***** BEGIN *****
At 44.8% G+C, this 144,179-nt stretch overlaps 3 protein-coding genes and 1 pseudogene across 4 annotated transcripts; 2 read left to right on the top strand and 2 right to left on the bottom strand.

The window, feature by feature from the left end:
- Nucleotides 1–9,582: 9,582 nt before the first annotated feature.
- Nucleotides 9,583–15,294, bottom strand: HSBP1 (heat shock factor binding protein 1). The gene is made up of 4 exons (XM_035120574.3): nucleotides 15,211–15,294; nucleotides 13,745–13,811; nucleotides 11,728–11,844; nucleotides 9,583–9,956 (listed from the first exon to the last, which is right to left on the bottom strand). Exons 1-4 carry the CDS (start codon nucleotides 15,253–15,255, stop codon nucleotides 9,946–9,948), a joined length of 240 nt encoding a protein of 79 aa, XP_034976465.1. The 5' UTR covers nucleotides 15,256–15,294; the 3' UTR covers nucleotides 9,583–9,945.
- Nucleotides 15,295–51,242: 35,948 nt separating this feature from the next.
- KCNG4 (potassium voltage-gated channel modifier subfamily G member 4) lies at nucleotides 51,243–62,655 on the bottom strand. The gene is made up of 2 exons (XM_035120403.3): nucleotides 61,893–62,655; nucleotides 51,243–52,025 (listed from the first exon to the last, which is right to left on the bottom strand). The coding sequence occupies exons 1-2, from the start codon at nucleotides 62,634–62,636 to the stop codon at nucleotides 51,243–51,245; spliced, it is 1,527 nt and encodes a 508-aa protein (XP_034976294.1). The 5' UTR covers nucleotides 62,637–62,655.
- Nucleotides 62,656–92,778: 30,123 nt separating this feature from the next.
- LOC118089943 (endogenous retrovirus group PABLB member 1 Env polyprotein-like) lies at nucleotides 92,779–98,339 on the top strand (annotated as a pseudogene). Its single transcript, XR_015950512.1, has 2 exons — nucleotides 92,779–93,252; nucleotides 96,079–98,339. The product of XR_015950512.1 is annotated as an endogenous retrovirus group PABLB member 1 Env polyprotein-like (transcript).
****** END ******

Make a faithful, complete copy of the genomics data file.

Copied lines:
At 44.8% G+C, this 144,179-nt stretch overlaps 3 protein-coding genes and 1 pseudogene across 4 annotated transcripts; 2 read left to right on the top strand and 2 right to left on the bottom strand.

The window, feature by feature from the left end:
- Nucleotides 1–9,582: 9,582 nt before the first annotated feature.
- Nucleotides 9,583–15,294, bottom strand: HSBP1 (heat shock factor binding protein 1). The gene is made up of 4 exons (XM_035120574.3): nucleotides 15,211–15,294; nucleotides 13,745–13,811; nucleotides 11,728–11,844; nucleotides 9,583–9,956 (listed from the first exon to the last, which is right to left on the bottom strand). Exons 1-4 carry the CDS (start codon nucleotides 15,253–15,255, stop codon nucleotides 9,946–9,948), a joined length of 240 nt encoding a protein of 79 aa, XP_034976465.1. The 5' UTR covers nucleotides 15,256–15,294; the 3' UTR covers nucleotides 9,583–9,945.
- Nucleotides 15,295–51,242: 35,948 nt separating this feature from the next.
- KCNG4 (potassium voltage-gated channel modifier subfamily G member 4) lies at nucleotides 51,243–62,655 on the bottom strand. The gene is made up of 2 exons (XM_035120403.3): nucleotides 61,893–62,655; nucleotides 51,243–52,025 (listed from the first exon to the last, which is right to left on the bottom strand). The coding sequence occupies exons 1-2, from the start codon at nucleotides 62,634–62,636 to the stop codon at nucleotides 51,243–51,245; spliced, it is 1,527 nt and encodes a 508-aa protein (XP_034976294.1). The 5' UTR covers nucleotides 62,637–62,655.
- Nucleotides 62,656–92,778: 30,123 nt separating this feature from the next.
- LOC118089943 (endogenous retrovirus group PABLB member 1 Env polyprotein-like) lies at nucleotides 92,779–98,339 on the top strand (annotated as a pseudogene). Its single transcript, XR_015950512.1, has 2 exons — nucleotides 92,779–93,252; nucleotides 96,079–98,339. The product of XR_015950512.1 is annotated as an endogenous retrovirus group PABLB member 1 Env polyprotein-like (transcript).